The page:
A Supposedly Fun Thing I’ll Never Do Again, David Foster Wallace.
“Television’s greatest minute-by-minute appeal is that it engages without demanding. One can rest while undergoing stimulation. Receive without giving. In this respect, television resembles certain other things one might call Special Treats (e.g. candy, liquor), i.e. treats that are basically fine and fun in small amounts but bad for us in large amounts and really bad for us if consumed in the massive regular amounts reserved for nutritive staples. One can only guess at what volume of gin or poundage of Toblerone six hours of Special Treat a day would convert to.” E Unibus PLuram
If you like pedantic, nervously comic, obsessive-compulsive, bombastic, 50-cent-word writing— and it turns out I do— then this is for you. All others, be warned.
BTW – these essays are long. If you’re only going to read one, I’d take a look at E Unibus Pluram. I think you’ll find its content discerning and humorous and its relevance striking, even scary.
Honorable Mention: Becoming a Person (Rogers), Dress Your Family In Corduroy (Sedaris), The Art of The Personal Essay (Lopate)
Psychology and Behavior
The Social Animal, Elliot Aronson.
““What do Hitler’s inner circle, Nixon’s close advisers, and NASA administrators have in common, aside from the fact that they made terrible decisions? Each was a relatively cohesive group isolated from dissenting points of view.”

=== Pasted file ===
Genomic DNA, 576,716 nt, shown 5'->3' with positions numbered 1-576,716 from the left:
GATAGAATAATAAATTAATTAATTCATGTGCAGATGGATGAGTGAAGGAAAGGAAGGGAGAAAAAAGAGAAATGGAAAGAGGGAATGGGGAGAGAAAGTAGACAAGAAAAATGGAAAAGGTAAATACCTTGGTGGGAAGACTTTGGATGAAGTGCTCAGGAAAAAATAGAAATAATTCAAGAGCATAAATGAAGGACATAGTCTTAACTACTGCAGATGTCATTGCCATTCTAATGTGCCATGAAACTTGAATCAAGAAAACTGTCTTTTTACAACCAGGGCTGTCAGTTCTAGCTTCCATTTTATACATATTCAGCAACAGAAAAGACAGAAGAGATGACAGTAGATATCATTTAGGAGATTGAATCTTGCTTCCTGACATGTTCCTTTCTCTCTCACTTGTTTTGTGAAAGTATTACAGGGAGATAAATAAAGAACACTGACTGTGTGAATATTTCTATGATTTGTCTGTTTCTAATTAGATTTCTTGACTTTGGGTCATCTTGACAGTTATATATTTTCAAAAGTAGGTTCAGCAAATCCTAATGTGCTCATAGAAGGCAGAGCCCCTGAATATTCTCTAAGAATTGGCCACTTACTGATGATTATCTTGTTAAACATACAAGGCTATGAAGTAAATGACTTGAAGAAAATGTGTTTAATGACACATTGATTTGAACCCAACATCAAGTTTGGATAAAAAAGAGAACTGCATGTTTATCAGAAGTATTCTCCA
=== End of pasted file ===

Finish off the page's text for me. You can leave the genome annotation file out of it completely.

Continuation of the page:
This is one of the only books of it’s kind— a textbook that reads like a novel. As I wrote about here, Elliot Aronson is the most famous psychologist in the 20th century that you’ve never heard about. This is a textbook that reads like a novel. Like Emerson— it has all of the apparent trappings of a HAWI, but it’s actually a pleasure if you have any interest in how the mind works.
Superforecasting, Philip Tetlock
“For superforecasters, beliefs are hypotheses to be tested, not treasures to be guarded.”
The thesis of this book is this: the future is impossible to predict. Even the present seems hazy sometimes— whether it’s politics or health. However, there are empirically effective strategies that can be employed to better (a) prepare you for an uncertain future and (b) equip you to deal with an uncertain present. Tetlock leads research on these and reveals his compelling findings. The good news, Tetlock tells us is: “it turns out that forecasting is not a ‘you have it or you don’t’ talent. It is a skill that can be cultivated.”
Range, David Epstein
“The challenge we all face is how to maintain the benefits of breadth, diverse experience, interdisciplinary thinking, and delayed concentration in a world that increasingly incentivizes, even demands, hyperspecialization”
David Epstein, a jounalist who cut his teeth at Sport’s Illustrated, and who also wrote The Sport’s Gene, argues in Range that there are reasons to doubt a career focused on specializing in one narrow field. I was less persuaded by the overall argument as I was dazzled by the examples and anecdotes, and the subsequent ideas the book gave me about my own life and my writing. Whether or not you agree with Epstein overall, it’s an enjoyable and interesting read.
Talking to Strangers, Malcolm Gladwell